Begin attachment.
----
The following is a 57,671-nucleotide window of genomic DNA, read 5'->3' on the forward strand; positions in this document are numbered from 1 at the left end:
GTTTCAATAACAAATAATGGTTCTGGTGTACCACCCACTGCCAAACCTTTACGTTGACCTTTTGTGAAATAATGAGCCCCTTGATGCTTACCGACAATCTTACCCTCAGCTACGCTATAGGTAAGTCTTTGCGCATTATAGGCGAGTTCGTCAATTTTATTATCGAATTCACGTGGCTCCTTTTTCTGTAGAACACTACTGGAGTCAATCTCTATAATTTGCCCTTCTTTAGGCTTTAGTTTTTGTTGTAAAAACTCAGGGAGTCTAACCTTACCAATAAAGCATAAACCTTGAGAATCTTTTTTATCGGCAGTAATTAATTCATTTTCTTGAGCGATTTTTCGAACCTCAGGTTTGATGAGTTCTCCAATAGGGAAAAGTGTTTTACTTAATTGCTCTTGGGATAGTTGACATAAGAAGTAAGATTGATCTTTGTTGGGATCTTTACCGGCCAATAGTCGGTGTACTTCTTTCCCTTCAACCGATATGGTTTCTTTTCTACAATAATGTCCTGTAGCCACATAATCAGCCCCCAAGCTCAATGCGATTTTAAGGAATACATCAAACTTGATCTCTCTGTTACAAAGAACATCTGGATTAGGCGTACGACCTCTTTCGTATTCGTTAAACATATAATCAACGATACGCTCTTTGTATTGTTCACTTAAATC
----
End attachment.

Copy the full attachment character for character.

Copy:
The following is a 57,671-nucleotide window of genomic DNA, read 5'->3' on the forward strand; positions in this document are numbered from 1 at the left end:
GTTTCAATAACAAATAATGGTTCTGGTGTACCACCCACTGCCAAACCTTTACGTTGACCTTTTGTGAAATAATGAGCCCCTTGATGCTTACCGACAATCTTACCCTCAGCTACGCTATAGGTAAGTCTTTGCGCATTATAGGCGAGTTCGTCAATTTTATTATCGAATTCACGTGGCTCCTTTTTCTGTAGAACACTACTGGAGTCAATCTCTATAATTTGCCCTTCTTTAGGCTTTAGTTTTTGTTGTAAAAACTCAGGGAGTCTAACCTTACCAATAAAGCATAAACCTTGAGAATCTTTTTTATCGGCAGTAATTAATTCATTTTCTTGAGCGATTTTTCGAACCTCAGGTTTGATGAGTTCTCCAATAGGGAAAAGTGTTTTACTTAATTGCTCTTGGGATAGTTGACATAAGAAGTAAGATTGATCTTTGTTGGGATCTTTACCGGCCAATAGTCGGTGTACTTCTTTCCCTTCAACCGATATGGTTTCTTTTCTACAATAATGTCCTGTAGCCACATAATCAGCCCCCAAGCTCAATGCGATTTTAAGGAATACATCAAACTTGATCTCTCTGTTACAAAGAACATCTGGATTAGGCGTACGACCTCTTTCGTATTCGTTAAACATATAATCAACGATACGCTCTTTGTATTGTTCACTTAAATC